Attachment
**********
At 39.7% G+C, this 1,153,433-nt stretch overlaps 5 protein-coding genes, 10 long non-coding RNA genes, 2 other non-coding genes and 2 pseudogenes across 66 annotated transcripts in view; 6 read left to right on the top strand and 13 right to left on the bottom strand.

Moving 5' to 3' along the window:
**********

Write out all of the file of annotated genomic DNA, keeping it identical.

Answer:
At 39.7% G+C, this 1,153,433-nt stretch overlaps 5 protein-coding genes, 10 long non-coding RNA genes, 2 other non-coding genes and 2 pseudogenes across 66 annotated transcripts in view; 6 read left to right on the top strand and 13 right to left on the bottom strand.

Moving 5' to 3' along the window: